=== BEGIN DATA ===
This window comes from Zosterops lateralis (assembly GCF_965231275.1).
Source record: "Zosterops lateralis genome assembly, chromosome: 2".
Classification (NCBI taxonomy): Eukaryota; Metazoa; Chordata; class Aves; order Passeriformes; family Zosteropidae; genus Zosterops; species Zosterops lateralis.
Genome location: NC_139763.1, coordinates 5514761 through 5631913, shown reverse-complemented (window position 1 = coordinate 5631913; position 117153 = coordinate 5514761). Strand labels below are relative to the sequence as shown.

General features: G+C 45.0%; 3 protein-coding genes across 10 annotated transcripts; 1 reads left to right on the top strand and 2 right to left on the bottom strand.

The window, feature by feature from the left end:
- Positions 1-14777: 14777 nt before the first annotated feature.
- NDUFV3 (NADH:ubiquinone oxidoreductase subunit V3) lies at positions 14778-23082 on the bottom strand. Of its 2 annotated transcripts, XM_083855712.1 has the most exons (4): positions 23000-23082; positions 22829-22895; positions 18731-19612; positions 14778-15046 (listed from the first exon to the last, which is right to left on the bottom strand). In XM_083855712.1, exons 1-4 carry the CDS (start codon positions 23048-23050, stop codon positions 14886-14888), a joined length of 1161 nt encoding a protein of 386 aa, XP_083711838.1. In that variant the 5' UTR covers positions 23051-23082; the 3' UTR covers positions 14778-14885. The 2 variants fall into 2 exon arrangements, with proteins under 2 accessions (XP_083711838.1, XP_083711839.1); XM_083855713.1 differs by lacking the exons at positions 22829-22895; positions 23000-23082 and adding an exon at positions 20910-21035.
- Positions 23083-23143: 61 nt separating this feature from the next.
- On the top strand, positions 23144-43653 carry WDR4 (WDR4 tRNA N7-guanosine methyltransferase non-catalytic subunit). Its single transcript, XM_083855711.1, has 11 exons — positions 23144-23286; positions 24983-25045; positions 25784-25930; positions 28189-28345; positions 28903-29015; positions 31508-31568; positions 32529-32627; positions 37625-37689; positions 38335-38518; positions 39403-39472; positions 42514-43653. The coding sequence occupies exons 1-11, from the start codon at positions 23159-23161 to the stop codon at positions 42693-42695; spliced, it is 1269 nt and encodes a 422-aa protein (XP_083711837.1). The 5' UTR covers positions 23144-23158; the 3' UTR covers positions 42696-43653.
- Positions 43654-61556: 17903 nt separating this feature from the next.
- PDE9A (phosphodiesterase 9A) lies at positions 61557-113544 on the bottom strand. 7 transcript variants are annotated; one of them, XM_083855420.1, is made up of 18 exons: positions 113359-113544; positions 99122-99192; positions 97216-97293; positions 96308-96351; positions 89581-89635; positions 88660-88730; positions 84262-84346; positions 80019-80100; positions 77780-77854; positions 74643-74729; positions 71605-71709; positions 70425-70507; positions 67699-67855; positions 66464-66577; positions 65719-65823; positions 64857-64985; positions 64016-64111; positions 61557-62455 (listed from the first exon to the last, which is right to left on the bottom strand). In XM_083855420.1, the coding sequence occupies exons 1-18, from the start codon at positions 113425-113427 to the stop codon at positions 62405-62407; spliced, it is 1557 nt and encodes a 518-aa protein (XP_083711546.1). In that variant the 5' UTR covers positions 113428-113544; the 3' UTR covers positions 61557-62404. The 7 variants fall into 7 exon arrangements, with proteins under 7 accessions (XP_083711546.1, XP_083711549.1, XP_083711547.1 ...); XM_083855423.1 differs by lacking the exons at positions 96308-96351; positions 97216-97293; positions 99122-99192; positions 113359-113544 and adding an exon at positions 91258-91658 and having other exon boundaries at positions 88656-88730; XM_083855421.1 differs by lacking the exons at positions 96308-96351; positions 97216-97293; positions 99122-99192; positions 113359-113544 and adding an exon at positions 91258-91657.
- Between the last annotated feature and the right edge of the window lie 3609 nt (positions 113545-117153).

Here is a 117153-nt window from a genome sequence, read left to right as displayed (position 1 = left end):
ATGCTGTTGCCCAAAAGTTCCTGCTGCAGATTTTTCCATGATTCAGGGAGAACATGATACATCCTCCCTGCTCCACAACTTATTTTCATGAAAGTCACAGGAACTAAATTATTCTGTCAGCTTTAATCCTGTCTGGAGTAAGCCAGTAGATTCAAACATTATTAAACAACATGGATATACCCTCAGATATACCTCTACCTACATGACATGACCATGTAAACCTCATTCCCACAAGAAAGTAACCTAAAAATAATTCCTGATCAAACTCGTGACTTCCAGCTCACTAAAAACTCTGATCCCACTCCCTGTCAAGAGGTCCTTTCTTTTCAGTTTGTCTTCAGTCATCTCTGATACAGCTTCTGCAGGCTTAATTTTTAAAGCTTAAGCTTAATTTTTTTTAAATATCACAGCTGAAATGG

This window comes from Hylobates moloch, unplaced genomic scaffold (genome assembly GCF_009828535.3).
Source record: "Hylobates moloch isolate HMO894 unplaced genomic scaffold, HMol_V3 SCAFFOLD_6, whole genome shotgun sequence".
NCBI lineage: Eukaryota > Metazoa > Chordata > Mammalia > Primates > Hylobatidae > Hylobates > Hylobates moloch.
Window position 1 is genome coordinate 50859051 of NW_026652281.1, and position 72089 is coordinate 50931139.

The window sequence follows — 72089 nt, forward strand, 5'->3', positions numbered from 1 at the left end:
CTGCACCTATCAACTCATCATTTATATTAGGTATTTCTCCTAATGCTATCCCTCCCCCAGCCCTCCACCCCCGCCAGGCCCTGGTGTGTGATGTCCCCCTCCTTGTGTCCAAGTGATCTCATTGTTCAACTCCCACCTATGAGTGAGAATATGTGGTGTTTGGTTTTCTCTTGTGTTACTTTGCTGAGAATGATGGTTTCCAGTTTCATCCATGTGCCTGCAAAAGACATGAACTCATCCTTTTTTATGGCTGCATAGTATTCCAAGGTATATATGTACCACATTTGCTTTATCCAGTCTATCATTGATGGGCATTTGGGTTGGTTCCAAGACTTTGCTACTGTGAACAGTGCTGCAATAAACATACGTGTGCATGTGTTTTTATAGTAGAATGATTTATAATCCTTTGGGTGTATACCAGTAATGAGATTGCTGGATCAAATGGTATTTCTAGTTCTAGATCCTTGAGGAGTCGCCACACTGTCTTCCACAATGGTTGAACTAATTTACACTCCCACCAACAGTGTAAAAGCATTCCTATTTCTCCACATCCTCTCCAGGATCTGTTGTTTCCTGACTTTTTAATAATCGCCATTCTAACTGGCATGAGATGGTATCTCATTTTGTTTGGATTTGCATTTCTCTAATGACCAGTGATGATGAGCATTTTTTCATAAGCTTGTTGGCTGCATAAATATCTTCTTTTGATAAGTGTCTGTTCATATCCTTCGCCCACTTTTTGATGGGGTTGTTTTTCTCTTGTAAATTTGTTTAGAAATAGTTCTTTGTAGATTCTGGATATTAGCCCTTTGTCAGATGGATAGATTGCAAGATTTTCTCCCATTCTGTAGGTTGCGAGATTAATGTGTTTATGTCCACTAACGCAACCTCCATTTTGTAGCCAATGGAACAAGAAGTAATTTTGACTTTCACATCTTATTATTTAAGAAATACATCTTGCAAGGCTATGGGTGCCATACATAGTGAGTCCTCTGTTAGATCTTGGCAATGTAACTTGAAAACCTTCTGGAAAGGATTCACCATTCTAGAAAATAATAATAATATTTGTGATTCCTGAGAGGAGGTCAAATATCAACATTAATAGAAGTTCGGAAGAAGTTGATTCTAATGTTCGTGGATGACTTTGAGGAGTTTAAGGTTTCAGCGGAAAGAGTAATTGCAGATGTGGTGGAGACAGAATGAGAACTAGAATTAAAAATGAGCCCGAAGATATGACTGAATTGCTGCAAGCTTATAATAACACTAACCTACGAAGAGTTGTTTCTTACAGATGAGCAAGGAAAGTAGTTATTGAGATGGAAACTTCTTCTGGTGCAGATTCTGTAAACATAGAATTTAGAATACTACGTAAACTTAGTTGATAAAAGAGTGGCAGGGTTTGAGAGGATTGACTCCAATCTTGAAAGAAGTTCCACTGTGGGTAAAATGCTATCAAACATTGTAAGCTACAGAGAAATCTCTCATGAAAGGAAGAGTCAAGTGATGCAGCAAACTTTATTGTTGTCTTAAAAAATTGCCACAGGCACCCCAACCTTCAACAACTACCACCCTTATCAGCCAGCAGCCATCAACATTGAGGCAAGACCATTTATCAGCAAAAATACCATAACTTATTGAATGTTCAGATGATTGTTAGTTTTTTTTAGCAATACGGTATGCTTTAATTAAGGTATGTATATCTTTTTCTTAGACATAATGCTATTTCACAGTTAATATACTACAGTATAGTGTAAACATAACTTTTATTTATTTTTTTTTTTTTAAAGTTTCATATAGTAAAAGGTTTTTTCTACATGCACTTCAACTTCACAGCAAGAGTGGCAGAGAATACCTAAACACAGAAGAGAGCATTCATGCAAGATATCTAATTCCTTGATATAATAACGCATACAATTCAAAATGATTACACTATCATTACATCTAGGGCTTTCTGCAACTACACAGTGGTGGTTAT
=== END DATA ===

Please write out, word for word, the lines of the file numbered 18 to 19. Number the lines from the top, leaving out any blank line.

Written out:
NCBI lineage: Eukaryota > Metazoa > Chordata > Mammalia > Primates > Hylobatidae > Hylobates > Hylobates moloch.
Window position 1 is genome coordinate 50859051 of NW_026652281.1, and position 72089 is coordinate 50931139.